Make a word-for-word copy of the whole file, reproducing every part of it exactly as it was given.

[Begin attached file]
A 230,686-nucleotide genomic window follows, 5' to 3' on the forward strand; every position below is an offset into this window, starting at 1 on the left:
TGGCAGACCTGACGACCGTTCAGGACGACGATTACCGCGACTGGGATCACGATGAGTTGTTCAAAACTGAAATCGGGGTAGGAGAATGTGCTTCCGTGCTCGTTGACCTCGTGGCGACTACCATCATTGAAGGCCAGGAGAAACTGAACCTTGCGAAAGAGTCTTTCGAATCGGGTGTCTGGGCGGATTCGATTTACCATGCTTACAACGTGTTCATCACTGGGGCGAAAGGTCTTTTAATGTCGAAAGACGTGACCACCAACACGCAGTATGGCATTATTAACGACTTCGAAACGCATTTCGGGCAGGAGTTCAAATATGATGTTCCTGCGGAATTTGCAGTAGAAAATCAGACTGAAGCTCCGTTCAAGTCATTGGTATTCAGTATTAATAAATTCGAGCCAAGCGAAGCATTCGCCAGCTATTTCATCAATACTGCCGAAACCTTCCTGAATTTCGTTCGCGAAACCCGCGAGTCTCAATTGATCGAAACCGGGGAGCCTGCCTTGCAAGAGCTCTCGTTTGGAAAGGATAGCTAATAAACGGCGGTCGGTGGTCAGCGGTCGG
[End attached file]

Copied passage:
A 230,686-nucleotide genomic window follows, 5' to 3' on the forward strand; every position below is an offset into this window, starting at 1 on the left:
TGGCAGACCTGACGACCGTTCAGGACGACGATTACCGCGACTGGGATCACGATGAGTTGTTCAAAACTGAAATCGGGGTAGGAGAATGTGCTTCCGTGCTCGTTGACCTCGTGGCGACTACCATCATTGAAGGCCAGGAGAAACTGAACCTTGCGAAAGAGTCTTTCGAATCGGGTGTCTGGGCGGATTCGATTTACCATGCTTACAACGTGTTCATCACTGGGGCGAAAGGTCTTTTAATGTCGAAAGACGTGACCACCAACACGCAGTATGGCATTATTAACGACTTCGAAACGCATTTCGGGCAGGAGTTCAAATATGATGTTCCTGCGGAATTTGCAGTAGAAAATCAGACTGAAGCTCCGTTCAAGTCATTGGTATTCAGTATTAATAAATTCGAGCCAAGCGAAGCATTCGCCAGCTATTTCATCAATACTGCCGAAACCTTCCTGAATTTCGTTCGCGAAACCCGCGAGTCTCAATTGATCGAAACCGGGGAGCCTGCCTTGCAAGAGCTCTCGTTTGGAAAGGATAGCTAATAAACGGCGGTCGGTGGTCAGCGGTCGG